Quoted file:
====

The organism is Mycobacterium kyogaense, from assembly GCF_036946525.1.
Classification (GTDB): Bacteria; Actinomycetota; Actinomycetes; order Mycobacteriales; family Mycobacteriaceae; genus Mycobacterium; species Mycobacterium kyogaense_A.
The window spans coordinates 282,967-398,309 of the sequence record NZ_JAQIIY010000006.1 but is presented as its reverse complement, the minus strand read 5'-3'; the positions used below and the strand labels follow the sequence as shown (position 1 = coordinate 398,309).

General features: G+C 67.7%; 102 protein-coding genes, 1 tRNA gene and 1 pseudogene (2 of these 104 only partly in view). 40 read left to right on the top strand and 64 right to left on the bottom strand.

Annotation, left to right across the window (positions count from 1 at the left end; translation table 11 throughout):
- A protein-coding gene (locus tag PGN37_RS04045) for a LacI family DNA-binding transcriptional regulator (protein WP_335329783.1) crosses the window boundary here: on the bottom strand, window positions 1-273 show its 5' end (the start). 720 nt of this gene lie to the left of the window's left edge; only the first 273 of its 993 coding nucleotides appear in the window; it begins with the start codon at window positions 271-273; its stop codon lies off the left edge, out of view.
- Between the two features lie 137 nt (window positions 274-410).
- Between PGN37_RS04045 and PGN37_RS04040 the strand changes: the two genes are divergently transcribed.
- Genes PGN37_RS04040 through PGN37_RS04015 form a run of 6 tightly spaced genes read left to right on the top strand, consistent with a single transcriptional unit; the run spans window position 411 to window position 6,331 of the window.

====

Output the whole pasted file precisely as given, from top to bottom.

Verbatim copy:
The organism is Mycobacterium kyogaense, from assembly GCF_036946525.1.
Classification (GTDB): Bacteria; Actinomycetota; Actinomycetes; order Mycobacteriales; family Mycobacteriaceae; genus Mycobacterium; species Mycobacterium kyogaense_A.
The window spans coordinates 282,967-398,309 of the sequence record NZ_JAQIIY010000006.1 but is presented as its reverse complement, the minus strand read 5'-3'; the positions used below and the strand labels follow the sequence as shown (position 1 = coordinate 398,309).

General features: G+C 67.7%; 102 protein-coding genes, 1 tRNA gene and 1 pseudogene (2 of these 104 only partly in view). 40 read left to right on the top strand and 64 right to left on the bottom strand.

Annotation, left to right across the window (positions count from 1 at the left end; translation table 11 throughout):
- A protein-coding gene (locus tag PGN37_RS04045) for a LacI family DNA-binding transcriptional regulator (protein WP_335329783.1) crosses the window boundary here: on the bottom strand, window positions 1-273 show its 5' end (the start). 720 nt of this gene lie to the left of the window's left edge; only the first 273 of its 993 coding nucleotides appear in the window; it begins with the start codon at window positions 271-273; its stop codon lies off the left edge, out of view.
- Between the two features lie 137 nt (window positions 274-410).
- Between PGN37_RS04045 and PGN37_RS04040 the strand changes: the two genes are divergently transcribed.
- Genes PGN37_RS04040 through PGN37_RS04015 form a run of 6 tightly spaced genes read left to right on the top strand, consistent with a single transcriptional unit; the run spans window position 411 to window position 6,331 of the window.